For Some, There Is No Choice

Ambulance driver Stephanie Adamson
Ambulance driver Stephanie Adamson "got a sick feeling" when assigned to transport a patient to get an abortion. She refused, was fired, and then sued for discrimination. (By Warren Skalski For The Washington Post)
By Rob Stein
Washington Post Staff Writer
Sunday, July 16, 2006

When the dispatcher called, Stephanie Adamson knew this might be the run she had feared. But it wasn't until her ambulance arrived at the hospital and she saw the words "elective abortion" on the patient's chart that she knew she had to make a choice.

"I just got a sick feeling in my stomach," said Adamson, an emergency medical technician from Channahon, Ill.

Adamson called her boss to say she could not transport the patient to the other hospital where the procedure was scheduled.

"I just knew I couldn't do it. I've never been for abortion -- I've always been against it," Adamson said. "I was brought up in a Christian home and always believed life was precious."

Adamson's supervisor fired her on the spot and dispatched another ambulance to transfer the distraught young patient.

"It was a very long drive home," said Adamson, who sued the ambulance company in May 2004, charging religious discrimination over her 2003 dismissal. "I pretty much cried all the way. I was very upset and scared."

Many religious health workers find no conflict between their beliefs and their jobs. But others describe what amounts to a sense of siege, with the secular world increasingly demanding they capitulate to doing procedures, prescribing pills or performing tasks that they find morally reprehensible.

Beginning in medical and nursing schools, some health workers describe struggling over where to draw the line. Will they refuse to perform an abortion or a sterilization, to fill a prescription for a morning-after pill or to pull the plug on a terminally ill patient? Will they refer patients to health workers who will? Or is that tantamount to being complicit in an immoral act?

Many will discuss their experiences only with a promise of anonymity, fearing being reprimanded, fined, denied promotions or fired. Often they will speak publicly only when they have new jobs.

"I've run into major conflicts with my colleagues who don't understand my belief system," said Jan R. Hemstad, a Catholic anesthesiologist in Yakima, Wash., who will not participate in sterilizations. "I've had a colleague threaten to call the police to say I've abandoned a patient who wanted an elective sterilization."

Ultrasound technician Donald Grant of New Richmond, Wis., was fired by a Minneapolis clinic in 2002 after he prayed with a patient to try to persuade her not to get an abortion.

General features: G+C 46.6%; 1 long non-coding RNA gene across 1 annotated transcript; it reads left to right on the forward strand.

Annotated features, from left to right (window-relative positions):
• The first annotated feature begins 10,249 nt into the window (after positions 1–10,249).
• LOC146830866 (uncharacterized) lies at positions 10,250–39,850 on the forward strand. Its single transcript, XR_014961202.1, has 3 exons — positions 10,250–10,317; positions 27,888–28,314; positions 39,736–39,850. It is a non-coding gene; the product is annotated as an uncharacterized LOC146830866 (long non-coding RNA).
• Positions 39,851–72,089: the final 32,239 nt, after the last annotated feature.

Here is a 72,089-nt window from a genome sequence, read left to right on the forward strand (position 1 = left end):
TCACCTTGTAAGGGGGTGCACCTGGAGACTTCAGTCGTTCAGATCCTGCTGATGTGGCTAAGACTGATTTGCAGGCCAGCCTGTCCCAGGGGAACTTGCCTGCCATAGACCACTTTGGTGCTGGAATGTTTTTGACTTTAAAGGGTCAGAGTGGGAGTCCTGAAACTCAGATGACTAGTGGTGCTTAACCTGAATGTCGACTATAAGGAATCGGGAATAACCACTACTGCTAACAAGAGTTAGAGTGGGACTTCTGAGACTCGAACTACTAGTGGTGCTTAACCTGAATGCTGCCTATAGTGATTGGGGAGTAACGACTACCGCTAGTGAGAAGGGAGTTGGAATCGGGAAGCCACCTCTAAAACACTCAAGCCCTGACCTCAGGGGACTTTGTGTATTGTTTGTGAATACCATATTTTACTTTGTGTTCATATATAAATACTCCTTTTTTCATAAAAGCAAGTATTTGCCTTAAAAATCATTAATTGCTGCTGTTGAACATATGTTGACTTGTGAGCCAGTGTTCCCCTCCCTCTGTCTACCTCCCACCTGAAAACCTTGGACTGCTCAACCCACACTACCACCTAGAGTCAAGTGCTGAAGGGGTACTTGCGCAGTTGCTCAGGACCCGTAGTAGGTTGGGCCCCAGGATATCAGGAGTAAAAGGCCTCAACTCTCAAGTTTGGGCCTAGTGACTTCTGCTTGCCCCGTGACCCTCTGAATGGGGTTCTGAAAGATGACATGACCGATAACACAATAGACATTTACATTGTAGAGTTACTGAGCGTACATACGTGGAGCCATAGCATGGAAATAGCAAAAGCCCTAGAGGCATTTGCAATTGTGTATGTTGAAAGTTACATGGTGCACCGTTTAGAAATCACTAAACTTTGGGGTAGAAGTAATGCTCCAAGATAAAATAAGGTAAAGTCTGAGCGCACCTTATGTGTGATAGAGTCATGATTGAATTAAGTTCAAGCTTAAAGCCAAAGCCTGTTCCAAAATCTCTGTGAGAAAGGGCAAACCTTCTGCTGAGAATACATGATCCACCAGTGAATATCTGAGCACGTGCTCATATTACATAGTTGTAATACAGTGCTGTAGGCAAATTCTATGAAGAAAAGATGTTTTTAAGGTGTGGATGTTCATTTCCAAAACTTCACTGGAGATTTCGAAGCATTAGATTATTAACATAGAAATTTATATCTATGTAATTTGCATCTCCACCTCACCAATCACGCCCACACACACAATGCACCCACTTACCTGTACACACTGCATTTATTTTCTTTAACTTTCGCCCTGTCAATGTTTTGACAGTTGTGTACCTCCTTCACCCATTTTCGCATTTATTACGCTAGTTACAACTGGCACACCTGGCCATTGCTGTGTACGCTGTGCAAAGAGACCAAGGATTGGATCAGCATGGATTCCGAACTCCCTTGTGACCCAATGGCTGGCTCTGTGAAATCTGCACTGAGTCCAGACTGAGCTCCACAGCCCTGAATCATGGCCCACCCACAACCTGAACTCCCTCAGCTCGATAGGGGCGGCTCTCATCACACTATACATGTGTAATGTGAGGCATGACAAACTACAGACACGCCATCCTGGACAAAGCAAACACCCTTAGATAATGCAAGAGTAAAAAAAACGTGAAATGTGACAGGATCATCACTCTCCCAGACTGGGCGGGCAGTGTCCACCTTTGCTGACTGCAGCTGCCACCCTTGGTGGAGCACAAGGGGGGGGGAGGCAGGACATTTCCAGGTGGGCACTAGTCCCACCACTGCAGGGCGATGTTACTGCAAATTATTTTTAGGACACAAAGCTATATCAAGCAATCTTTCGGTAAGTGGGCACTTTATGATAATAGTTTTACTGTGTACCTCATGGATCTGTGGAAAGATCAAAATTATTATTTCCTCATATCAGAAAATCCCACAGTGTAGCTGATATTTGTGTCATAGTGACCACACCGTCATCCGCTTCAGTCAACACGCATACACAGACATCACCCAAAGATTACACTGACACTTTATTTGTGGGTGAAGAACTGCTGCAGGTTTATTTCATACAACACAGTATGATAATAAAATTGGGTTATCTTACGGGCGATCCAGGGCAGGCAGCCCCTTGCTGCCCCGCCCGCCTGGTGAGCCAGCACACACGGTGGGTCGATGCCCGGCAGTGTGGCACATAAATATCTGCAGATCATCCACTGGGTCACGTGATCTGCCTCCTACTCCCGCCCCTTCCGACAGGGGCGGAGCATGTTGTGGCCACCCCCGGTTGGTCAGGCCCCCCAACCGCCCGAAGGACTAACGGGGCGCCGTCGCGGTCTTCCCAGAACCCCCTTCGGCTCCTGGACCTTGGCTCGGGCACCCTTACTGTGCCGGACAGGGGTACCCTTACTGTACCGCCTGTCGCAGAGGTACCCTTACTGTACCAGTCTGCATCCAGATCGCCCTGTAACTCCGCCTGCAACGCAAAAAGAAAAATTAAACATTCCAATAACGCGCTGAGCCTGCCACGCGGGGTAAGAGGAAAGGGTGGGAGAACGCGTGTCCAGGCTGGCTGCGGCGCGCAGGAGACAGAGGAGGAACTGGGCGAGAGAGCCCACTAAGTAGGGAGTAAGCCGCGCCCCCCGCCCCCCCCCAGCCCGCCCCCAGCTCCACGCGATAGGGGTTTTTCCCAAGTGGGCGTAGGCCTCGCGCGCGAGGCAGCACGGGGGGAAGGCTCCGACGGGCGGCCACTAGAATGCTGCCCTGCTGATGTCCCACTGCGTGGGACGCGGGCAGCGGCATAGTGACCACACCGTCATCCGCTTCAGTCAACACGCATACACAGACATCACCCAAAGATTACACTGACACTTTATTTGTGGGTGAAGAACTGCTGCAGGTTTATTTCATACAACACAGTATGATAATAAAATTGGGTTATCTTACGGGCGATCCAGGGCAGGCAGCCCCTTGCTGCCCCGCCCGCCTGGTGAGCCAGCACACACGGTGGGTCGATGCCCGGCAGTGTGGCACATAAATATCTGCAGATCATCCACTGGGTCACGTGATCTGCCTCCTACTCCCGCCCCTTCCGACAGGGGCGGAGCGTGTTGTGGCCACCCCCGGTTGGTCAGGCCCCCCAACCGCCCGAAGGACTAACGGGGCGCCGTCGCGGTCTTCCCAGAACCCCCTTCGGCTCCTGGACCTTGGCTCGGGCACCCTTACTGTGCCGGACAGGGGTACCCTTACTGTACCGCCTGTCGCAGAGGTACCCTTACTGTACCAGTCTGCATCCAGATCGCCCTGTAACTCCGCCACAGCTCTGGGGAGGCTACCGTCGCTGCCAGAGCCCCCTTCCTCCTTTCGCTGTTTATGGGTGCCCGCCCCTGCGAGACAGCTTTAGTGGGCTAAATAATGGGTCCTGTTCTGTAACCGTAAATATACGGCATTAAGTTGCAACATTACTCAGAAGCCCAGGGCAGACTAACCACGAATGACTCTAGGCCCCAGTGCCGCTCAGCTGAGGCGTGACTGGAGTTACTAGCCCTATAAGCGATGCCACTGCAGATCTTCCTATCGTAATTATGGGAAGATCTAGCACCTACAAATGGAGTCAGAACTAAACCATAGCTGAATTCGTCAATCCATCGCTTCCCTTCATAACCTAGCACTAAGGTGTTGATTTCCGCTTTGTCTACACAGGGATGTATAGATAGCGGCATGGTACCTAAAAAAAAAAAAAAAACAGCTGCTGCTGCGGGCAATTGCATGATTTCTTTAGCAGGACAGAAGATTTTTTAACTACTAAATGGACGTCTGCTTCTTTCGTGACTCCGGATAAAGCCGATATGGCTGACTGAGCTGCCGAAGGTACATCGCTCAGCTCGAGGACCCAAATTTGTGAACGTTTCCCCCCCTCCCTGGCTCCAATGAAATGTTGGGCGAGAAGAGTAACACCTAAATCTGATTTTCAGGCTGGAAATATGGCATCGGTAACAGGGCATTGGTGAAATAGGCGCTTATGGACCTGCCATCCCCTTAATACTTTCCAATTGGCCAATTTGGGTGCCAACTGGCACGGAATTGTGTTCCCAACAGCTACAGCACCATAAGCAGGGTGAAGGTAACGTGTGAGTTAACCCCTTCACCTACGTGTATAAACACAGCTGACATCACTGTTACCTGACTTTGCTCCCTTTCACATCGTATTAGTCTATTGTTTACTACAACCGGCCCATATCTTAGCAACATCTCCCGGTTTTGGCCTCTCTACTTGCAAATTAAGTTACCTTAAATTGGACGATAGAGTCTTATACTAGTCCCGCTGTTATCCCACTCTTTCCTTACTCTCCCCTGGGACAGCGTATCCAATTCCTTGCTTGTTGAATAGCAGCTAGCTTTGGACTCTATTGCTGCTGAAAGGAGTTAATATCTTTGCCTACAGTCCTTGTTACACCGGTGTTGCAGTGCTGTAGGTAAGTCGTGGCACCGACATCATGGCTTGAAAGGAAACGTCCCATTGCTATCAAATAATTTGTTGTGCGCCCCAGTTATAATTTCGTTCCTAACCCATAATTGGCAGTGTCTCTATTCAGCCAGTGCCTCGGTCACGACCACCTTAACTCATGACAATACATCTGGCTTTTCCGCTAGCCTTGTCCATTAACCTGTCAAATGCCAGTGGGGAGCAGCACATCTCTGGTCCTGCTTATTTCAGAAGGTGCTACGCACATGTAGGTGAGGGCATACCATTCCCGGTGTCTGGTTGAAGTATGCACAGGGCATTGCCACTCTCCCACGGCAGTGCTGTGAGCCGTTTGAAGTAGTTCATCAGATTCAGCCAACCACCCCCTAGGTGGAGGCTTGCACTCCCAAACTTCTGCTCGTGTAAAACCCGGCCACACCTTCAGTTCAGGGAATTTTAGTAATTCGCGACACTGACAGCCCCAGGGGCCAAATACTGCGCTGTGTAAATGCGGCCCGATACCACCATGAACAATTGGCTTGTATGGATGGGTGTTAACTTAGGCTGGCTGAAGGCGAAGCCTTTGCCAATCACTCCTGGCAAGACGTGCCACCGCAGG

"I'm not a rabid pro-lifer, but I know what I believe," said Grant, also a pastor at a small Pentecostal church. "I was not condemning in any way. But I had no choice but to speak my conscience."

Pharmacist Gene Herr was fired by a drugstore in Denton, Tex., in 2004 after refusing to fill a rape victim's prescription for the morning-after pill.

"This was the worst-case scenario," Herr said. "This was the hardest decision I ever made. The heinousness of a rape is a horrible thing. But I don't think you should punish a child for the sins of the father."

Fertility specialist James D. Madden, a Catholic, will treat only married couples using their own sperm and eggs.

"I believe the optimal circumstances for a child is to have a mother and a father. They contribute different things to the offspring," said Madden, of the Presbyterian Hospital in Dallas. "I've sort of picked my way through these ethical issues my whole life, and that's one I haven't gotten comfortable with."

Patrick Pullicino, a Catholic neurologist from Newark, has never agreed to withhold patients' food and fluids.

"I've had many occasions where relatives of stroke victims come up to me and say, 'She's suffering and wouldn't want to live in this state, and we want to withdraw all care,' " Pullicino said. "I've had to tell them, 'You'll have to find someone else.' I couldn't sleep at night if I did some of those things."

He also refuses to work with embryonic stem cells. "I believe it's destruction of a human life. It's wrong."

Family practitioners and obstetrician-gynecologists describe moving from town to town and being shunned by colleagues because they do not want to dispense birth control or morning-after pills or perform sterilizations or abortions. Nurses and physician assistants refuse to dispense the morning-after pill. Some doctors risk the ire of unmarried men after refusing to prescribe them Viagra.

"I am convinced that God made human beings for man-to-woman marriage, and that is where the sexual relationship should be," said an evangelical Christian who works as an internist in Baltimore. "I will not help foster that relationship outside of marriage."


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